|Term: “Unemployment”||Share of Clicks Following Search||Index|
|Age of Head of Household|
|MSN-Windows Live Search||10.0%||172|
Online advertised vacancies declined 506,000 to 3,355,000 in January 2009, according to The Conference Board. The January 2009 loss, combined with a similar sharp drop of 507,000 in December 2008, results in a decline of over 1 mln advertised vacancies, or 23%, in the last two months. The highest Supply/Demand rate is in Michigan (6.45), or over 6 unemployed people for every advertised vacancy. Other states where there are over 4 unemployed for every advertised vacancy include Mississippi (5.04), Indiana (4.78), Kentucky (4.72), North Carolina (4.31), Georgia (4.24), Florida (4.20), South Carolina (4.05), and California (4.03)
Job cuts in the tech sector increased 74.2% in 2008 compared with 2007. 186,955 jobs in the telecommunications, computer, and electronics sectors were slashed, according to Challenger, Gray & Christmas.
An average IT employee made $78,035 in 2008, a 4.6% increase from 2007, according to Dice.com. Security analysts got the biggest raises in 2008, with an average salary increase of 8.4% to $86,778. Software engineers were next, with an increase of 7% to $90,031. Application developers got a 6.6% raise to $84,672.
60.6% of companies plan a reduction in salary merit increases (from 3.6% to 2.2% on average). 45.3% of companies expect bonuses for 2008 (for payout in 2009) to be lower by as much as 20% to 25%. 19.5% of companies are considering salary freezes. 31.6% of companies are currently considering hiring freezes, Empsight says.
24% of employed adults has been with their current employer for less than one year. A similar number (26%) have been with the same employer for 10 years or more. A little more than half (54%) have been with their current company for fewer than five years; another fifth (21%) have been with the same company for 5-9 years. Additionally, in 2006, employed Americans ages 25 and older averaged 4.9 years with their current employer, according to the Labor Department, according to Pew Internet Project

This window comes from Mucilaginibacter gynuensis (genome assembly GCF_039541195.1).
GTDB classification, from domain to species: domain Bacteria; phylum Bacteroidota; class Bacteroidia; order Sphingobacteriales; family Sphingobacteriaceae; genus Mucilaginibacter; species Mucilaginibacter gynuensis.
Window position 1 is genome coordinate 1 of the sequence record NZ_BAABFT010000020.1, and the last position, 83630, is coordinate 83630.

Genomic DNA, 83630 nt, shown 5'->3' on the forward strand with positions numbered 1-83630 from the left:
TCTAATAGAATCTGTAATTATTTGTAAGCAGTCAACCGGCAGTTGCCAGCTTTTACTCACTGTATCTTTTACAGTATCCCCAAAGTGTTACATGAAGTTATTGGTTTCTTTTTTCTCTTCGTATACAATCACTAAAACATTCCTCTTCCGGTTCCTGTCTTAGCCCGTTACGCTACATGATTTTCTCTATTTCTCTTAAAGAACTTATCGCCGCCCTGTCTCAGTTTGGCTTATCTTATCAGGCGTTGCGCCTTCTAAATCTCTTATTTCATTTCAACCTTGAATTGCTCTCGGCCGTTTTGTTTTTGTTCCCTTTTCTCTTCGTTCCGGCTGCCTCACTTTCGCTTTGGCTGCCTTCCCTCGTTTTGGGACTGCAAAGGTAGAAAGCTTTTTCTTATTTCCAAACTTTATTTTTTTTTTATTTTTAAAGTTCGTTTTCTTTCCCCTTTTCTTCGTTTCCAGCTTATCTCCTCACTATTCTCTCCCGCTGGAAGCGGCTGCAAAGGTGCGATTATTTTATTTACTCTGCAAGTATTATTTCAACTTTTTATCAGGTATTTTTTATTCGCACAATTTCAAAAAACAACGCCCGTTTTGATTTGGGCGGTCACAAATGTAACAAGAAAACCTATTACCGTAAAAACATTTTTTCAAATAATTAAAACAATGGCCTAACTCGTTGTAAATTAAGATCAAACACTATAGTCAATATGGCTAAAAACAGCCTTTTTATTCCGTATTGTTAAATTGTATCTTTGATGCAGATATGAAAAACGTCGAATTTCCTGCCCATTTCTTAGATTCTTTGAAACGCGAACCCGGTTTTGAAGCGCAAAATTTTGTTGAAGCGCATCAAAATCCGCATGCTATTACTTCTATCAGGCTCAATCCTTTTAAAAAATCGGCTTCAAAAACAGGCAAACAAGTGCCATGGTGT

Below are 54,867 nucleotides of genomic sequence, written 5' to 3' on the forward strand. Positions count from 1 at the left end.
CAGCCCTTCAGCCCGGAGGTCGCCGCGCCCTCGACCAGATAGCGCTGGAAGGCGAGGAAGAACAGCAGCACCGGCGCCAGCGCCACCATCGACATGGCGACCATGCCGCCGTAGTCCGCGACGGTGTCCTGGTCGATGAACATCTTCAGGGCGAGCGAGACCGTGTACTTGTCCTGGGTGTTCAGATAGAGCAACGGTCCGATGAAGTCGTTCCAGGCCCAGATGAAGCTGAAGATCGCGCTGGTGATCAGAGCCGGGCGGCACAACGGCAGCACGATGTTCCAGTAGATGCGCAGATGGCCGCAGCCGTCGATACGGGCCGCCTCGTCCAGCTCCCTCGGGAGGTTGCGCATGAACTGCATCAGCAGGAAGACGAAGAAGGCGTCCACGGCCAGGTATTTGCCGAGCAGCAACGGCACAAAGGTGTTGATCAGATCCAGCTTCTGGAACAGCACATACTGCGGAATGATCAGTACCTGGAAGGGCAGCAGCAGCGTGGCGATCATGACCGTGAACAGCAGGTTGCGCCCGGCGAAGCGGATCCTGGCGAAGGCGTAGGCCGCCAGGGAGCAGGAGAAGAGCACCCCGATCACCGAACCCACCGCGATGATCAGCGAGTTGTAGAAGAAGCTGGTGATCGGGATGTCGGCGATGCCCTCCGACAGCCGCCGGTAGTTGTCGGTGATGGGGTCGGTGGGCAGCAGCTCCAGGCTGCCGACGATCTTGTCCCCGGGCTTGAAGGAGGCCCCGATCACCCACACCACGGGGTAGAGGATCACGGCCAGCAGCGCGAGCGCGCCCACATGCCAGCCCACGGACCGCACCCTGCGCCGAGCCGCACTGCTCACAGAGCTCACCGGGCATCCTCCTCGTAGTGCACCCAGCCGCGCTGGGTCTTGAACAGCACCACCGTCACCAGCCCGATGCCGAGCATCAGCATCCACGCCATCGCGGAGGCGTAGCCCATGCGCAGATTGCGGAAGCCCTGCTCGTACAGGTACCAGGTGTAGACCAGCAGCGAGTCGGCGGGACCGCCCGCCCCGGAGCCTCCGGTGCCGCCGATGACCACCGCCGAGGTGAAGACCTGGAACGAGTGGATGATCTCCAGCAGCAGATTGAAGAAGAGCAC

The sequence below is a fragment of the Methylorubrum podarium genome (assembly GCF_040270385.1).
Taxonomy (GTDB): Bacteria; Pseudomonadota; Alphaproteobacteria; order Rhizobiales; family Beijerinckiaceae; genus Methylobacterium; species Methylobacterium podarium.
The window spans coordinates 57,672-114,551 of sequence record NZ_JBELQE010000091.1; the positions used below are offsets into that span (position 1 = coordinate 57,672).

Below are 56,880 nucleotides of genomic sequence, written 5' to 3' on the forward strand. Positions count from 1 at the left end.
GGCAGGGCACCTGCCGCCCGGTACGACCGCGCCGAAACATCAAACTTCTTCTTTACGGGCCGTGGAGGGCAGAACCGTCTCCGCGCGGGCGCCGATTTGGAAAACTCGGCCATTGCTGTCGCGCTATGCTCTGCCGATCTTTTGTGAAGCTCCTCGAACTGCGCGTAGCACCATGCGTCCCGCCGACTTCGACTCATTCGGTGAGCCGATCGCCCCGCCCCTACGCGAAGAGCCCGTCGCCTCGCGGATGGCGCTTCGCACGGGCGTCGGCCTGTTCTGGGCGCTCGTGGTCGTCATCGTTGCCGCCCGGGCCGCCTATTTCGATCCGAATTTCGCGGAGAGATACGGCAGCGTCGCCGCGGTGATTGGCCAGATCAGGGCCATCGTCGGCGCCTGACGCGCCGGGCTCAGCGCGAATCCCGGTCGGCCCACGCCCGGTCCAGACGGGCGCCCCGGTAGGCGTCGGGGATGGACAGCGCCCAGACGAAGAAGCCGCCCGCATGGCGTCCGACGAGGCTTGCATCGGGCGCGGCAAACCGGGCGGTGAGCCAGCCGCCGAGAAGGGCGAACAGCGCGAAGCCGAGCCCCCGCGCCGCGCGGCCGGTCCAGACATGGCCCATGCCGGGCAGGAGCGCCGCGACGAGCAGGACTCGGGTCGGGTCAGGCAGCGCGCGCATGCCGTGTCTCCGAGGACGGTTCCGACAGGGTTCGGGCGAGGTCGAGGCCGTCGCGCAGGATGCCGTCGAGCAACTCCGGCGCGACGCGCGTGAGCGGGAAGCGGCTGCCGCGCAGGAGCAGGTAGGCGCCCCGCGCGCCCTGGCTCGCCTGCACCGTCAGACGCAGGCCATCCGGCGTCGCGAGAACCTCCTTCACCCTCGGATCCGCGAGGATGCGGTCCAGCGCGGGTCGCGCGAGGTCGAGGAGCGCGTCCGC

Half of wired workers note various negative impacts of communications technology on their work life: 46% say ICTs increase demands that they work more hours; 49% say ICTs increase the level of stress in their job; 49% say ICTs make it harder for them to disconnect from their work when they are at home and on the weekends, according to Pew Internet Project.
69% of employed adults earning $75,000 per year or more say they work from home at least some of the time, one in four do so every day or almost every day. By comparison, just 30% of those in jobs earning less than $30,000 per year work from home, and 12% do so every day or almost every day, according to Pew Internet Project.
Among those who are employed, 96% are in some way making use of new communications technologies- either by going online, using email or owning a cell phone. This group includes employed respondents who are either internet users (86%), have a cell phone (89%) or an email account (81%). Additionally, some 73% of workers use all three basic tools of the information age: they use the internet, have an email account, and have a cell phone, according to Pew Internet Project.
About 21% of women work fewer than 25 hours a week and 19% work between 26 and 39 hours a week, while only 10% and 9% of men work those respective hours. On the other hand, 29% of men work 41-50 hours and 21% work over 50 hours a week; 19% of women work 41-50 hours a week and only 8% work more than 50 hours a week, according to Pew Internet Project.